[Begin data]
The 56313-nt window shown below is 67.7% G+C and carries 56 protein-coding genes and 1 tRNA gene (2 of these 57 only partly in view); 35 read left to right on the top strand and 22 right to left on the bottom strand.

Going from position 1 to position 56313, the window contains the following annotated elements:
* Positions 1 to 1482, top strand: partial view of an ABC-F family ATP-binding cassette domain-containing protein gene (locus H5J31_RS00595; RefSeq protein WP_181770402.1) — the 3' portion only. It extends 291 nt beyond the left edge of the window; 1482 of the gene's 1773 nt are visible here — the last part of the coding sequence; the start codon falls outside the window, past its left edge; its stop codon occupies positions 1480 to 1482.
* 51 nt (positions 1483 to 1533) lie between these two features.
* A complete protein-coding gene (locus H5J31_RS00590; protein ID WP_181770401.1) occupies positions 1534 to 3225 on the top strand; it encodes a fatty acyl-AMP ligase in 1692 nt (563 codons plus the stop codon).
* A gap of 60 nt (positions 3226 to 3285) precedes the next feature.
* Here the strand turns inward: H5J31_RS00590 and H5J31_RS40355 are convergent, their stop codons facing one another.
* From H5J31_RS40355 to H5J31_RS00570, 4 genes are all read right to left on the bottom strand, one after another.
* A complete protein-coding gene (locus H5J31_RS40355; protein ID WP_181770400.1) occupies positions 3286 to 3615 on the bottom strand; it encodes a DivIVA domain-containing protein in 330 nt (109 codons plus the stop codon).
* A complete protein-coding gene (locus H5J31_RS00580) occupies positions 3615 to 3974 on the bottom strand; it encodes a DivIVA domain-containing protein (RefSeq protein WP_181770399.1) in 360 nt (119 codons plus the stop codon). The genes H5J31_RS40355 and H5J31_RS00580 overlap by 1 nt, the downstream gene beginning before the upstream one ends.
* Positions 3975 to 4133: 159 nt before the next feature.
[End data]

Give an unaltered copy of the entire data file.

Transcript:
The 56313-nt window shown below is 67.7% G+C and carries 56 protein-coding genes and 1 tRNA gene (2 of these 57 only partly in view); 35 read left to right on the top strand and 22 right to left on the bottom strand.

Going from position 1 to position 56313, the window contains the following annotated elements:
* Positions 1 to 1482, top strand: partial view of an ABC-F family ATP-binding cassette domain-containing protein gene (locus H5J31_RS00595; RefSeq protein WP_181770402.1) — the 3' portion only. It extends 291 nt beyond the left edge of the window; 1482 of the gene's 1773 nt are visible here — the last part of the coding sequence; the start codon falls outside the window, past its left edge; its stop codon occupies positions 1480 to 1482.
* 51 nt (positions 1483 to 1533) lie between these two features.
* A complete protein-coding gene (locus H5J31_RS00590; protein ID WP_181770401.1) occupies positions 1534 to 3225 on the top strand; it encodes a fatty acyl-AMP ligase in 1692 nt (563 codons plus the stop codon).
* A gap of 60 nt (positions 3226 to 3285) precedes the next feature.
* Here the strand turns inward: H5J31_RS00590 and H5J31_RS40355 are convergent, their stop codons facing one another.
* From H5J31_RS40355 to H5J31_RS00570, 4 genes are all read right to left on the bottom strand, one after another.
* A complete protein-coding gene (locus H5J31_RS40355; protein ID WP_181770400.1) occupies positions 3286 to 3615 on the bottom strand; it encodes a DivIVA domain-containing protein in 330 nt (109 codons plus the stop codon).
* A complete protein-coding gene (locus H5J31_RS00580) occupies positions 3615 to 3974 on the bottom strand; it encodes a DivIVA domain-containing protein (RefSeq protein WP_181770399.1) in 360 nt (119 codons plus the stop codon). The genes H5J31_RS40355 and H5J31_RS00580 overlap by 1 nt, the downstream gene beginning before the upstream one ends.
* Positions 3975 to 4133: 159 nt before the next feature.